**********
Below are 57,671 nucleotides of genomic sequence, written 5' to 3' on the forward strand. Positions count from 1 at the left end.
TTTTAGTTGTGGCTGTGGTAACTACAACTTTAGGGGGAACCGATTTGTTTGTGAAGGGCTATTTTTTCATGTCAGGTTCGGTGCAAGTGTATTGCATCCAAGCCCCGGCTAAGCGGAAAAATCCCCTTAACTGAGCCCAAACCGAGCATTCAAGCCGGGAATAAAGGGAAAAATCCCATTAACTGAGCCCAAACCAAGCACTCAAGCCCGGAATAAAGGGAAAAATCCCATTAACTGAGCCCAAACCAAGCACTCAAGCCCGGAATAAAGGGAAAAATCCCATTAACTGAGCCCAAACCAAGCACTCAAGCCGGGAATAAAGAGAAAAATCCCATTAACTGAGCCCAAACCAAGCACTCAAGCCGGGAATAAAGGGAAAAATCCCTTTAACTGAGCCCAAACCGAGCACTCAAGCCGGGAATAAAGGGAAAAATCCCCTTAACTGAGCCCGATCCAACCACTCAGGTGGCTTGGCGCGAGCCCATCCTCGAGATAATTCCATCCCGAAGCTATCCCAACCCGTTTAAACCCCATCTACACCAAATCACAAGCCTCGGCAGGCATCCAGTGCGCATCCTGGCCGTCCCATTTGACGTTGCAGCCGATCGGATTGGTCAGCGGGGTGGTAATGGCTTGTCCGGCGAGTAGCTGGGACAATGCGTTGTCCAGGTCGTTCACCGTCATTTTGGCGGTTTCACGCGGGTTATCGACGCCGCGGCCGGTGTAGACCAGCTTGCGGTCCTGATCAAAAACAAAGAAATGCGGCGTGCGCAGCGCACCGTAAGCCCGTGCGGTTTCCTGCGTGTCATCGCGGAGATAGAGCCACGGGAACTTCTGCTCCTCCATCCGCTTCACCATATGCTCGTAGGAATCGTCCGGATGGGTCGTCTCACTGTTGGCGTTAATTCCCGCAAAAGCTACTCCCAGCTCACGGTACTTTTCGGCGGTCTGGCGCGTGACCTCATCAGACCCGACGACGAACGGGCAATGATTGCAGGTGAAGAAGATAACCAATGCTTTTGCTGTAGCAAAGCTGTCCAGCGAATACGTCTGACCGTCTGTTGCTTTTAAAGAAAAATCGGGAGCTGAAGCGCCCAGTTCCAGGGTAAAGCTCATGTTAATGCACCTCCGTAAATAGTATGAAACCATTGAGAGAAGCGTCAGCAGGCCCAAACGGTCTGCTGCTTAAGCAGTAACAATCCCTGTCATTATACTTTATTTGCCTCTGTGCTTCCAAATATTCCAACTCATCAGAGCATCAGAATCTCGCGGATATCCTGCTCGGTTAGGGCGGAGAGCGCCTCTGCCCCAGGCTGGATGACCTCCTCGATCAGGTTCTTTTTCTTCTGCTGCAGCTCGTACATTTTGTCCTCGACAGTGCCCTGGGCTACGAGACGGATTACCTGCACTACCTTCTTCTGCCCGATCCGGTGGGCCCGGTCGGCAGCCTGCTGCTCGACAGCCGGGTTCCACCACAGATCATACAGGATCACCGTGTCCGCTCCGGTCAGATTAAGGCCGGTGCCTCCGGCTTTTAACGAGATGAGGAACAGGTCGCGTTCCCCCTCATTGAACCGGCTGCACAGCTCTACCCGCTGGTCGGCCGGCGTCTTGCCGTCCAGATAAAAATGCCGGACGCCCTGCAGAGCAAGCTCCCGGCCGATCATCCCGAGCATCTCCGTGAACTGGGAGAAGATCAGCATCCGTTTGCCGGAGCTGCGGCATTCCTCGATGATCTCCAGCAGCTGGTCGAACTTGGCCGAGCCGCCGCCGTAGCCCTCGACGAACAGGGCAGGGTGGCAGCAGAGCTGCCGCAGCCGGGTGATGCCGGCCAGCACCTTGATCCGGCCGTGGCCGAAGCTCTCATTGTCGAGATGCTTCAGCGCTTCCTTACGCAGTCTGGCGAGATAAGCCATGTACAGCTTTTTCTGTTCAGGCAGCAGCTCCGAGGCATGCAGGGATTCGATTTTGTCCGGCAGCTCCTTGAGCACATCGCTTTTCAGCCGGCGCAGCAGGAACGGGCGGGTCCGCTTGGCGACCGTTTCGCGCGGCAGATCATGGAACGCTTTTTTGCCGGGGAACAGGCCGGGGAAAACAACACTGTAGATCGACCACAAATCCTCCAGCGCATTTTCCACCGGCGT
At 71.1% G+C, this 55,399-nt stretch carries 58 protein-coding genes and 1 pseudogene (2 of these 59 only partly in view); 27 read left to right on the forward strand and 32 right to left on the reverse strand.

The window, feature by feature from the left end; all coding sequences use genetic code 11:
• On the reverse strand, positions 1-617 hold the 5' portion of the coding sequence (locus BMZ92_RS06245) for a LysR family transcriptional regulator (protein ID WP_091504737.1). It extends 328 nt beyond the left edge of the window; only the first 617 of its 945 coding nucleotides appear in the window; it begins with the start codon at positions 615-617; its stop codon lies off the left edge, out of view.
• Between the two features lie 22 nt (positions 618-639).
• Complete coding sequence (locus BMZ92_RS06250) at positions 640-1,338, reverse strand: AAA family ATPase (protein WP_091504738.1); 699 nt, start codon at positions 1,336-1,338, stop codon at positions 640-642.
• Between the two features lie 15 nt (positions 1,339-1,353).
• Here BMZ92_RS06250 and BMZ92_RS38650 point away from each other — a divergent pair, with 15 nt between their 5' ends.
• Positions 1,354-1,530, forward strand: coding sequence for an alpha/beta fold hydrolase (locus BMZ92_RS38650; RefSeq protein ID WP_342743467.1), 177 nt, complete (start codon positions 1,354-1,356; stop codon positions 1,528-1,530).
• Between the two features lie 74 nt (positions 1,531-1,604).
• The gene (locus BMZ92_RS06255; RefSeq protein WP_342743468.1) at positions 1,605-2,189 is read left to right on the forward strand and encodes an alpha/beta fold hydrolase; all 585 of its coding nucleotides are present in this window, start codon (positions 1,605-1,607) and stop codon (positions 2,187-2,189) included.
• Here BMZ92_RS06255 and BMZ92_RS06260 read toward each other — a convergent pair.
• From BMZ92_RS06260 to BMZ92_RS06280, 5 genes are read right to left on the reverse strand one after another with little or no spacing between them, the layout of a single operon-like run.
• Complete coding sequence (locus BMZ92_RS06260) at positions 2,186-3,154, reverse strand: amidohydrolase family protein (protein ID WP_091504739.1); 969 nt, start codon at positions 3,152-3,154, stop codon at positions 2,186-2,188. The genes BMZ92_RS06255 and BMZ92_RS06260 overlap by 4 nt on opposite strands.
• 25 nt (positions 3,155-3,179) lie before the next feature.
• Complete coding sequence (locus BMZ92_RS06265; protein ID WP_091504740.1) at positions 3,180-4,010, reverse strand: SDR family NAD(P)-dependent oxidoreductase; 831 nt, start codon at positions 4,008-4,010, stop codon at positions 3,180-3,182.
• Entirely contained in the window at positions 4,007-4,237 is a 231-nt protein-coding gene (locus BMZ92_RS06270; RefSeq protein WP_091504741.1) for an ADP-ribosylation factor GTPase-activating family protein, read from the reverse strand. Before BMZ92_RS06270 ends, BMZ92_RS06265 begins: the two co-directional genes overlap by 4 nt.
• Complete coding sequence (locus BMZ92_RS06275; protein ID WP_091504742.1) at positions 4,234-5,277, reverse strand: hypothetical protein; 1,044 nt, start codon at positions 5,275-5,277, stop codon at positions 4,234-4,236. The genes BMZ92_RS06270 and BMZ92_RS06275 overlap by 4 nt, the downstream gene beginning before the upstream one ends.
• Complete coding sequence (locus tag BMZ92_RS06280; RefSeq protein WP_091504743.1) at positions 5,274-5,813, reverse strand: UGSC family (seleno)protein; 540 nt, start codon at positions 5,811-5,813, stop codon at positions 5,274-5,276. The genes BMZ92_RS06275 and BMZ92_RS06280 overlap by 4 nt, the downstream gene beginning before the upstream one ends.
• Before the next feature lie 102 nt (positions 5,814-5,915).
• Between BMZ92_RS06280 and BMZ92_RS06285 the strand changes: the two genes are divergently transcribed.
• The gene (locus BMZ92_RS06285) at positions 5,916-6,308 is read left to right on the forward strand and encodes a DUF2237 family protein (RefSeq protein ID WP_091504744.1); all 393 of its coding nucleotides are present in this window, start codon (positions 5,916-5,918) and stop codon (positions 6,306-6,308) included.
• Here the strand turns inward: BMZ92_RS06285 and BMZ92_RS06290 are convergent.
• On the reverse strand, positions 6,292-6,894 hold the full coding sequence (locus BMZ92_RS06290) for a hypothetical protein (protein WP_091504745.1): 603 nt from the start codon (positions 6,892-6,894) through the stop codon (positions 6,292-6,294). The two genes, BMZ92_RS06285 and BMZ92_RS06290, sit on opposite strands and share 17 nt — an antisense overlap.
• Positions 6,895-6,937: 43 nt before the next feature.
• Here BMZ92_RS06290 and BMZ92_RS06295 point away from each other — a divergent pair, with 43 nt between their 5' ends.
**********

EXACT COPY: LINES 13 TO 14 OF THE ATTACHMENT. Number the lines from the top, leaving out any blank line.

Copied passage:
• Here BMZ92_RS06255 and BMZ92_RS06260 read toward each other — a convergent pair.
• From BMZ92_RS06260 to BMZ92_RS06280, 5 genes are read right to left on the reverse strand one after another with little or no spacing between them, the layout of a single operon-like run.